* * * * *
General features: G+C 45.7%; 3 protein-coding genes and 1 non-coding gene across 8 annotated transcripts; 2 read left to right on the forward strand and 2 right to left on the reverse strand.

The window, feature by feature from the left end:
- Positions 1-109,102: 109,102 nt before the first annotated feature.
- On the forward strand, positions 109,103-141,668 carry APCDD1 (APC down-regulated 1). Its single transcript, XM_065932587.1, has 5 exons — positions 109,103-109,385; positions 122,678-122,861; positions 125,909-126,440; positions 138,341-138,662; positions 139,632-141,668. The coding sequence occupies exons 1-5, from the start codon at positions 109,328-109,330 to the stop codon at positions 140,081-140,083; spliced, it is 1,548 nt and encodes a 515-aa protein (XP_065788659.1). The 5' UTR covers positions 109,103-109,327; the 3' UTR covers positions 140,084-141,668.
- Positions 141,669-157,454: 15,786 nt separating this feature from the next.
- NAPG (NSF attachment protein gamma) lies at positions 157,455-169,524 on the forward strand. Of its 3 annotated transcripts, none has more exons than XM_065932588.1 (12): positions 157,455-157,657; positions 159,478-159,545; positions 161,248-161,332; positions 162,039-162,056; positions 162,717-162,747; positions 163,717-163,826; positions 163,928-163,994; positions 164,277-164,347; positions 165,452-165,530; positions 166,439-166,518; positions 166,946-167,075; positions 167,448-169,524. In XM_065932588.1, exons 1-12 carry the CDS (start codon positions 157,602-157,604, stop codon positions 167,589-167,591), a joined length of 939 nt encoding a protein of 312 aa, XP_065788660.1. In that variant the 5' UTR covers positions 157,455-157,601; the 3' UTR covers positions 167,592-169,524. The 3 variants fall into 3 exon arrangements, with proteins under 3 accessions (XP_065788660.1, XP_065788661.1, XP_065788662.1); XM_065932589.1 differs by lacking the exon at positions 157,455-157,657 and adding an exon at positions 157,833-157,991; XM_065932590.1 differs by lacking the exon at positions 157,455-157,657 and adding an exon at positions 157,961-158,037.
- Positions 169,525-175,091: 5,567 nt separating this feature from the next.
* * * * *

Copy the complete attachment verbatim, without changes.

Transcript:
General features: G+C 45.7%; 3 protein-coding genes and 1 non-coding gene across 8 annotated transcripts; 2 read left to right on the forward strand and 2 right to left on the reverse strand.

The window, feature by feature from the left end:
- Positions 1-109,102: 109,102 nt before the first annotated feature.
- On the forward strand, positions 109,103-141,668 carry APCDD1 (APC down-regulated 1). Its single transcript, XM_065932587.1, has 5 exons — positions 109,103-109,385; positions 122,678-122,861; positions 125,909-126,440; positions 138,341-138,662; positions 139,632-141,668. The coding sequence occupies exons 1-5, from the start codon at positions 109,328-109,330 to the stop codon at positions 140,081-140,083; spliced, it is 1,548 nt and encodes a 515-aa protein (XP_065788659.1). The 5' UTR covers positions 109,103-109,327; the 3' UTR covers positions 140,084-141,668.
- Positions 141,669-157,454: 15,786 nt separating this feature from the next.
- NAPG (NSF attachment protein gamma) lies at positions 157,455-169,524 on the forward strand. Of its 3 annotated transcripts, none has more exons than XM_065932588.1 (12): positions 157,455-157,657; positions 159,478-159,545; positions 161,248-161,332; positions 162,039-162,056; positions 162,717-162,747; positions 163,717-163,826; positions 163,928-163,994; positions 164,277-164,347; positions 165,452-165,530; positions 166,439-166,518; positions 166,946-167,075; positions 167,448-169,524. In XM_065932588.1, exons 1-12 carry the CDS (start codon positions 157,602-157,604, stop codon positions 167,589-167,591), a joined length of 939 nt encoding a protein of 312 aa, XP_065788660.1. In that variant the 5' UTR covers positions 157,455-157,601; the 3' UTR covers positions 167,592-169,524. The 3 variants fall into 3 exon arrangements, with proteins under 3 accessions (XP_065788660.1, XP_065788661.1, XP_065788662.1); XM_065932589.1 differs by lacking the exon at positions 157,455-157,657 and adding an exon at positions 157,833-157,991; XM_065932590.1 differs by lacking the exon at positions 157,455-157,657 and adding an exon at positions 157,961-158,037.
- Positions 169,525-175,091: 5,567 nt separating this feature from the next.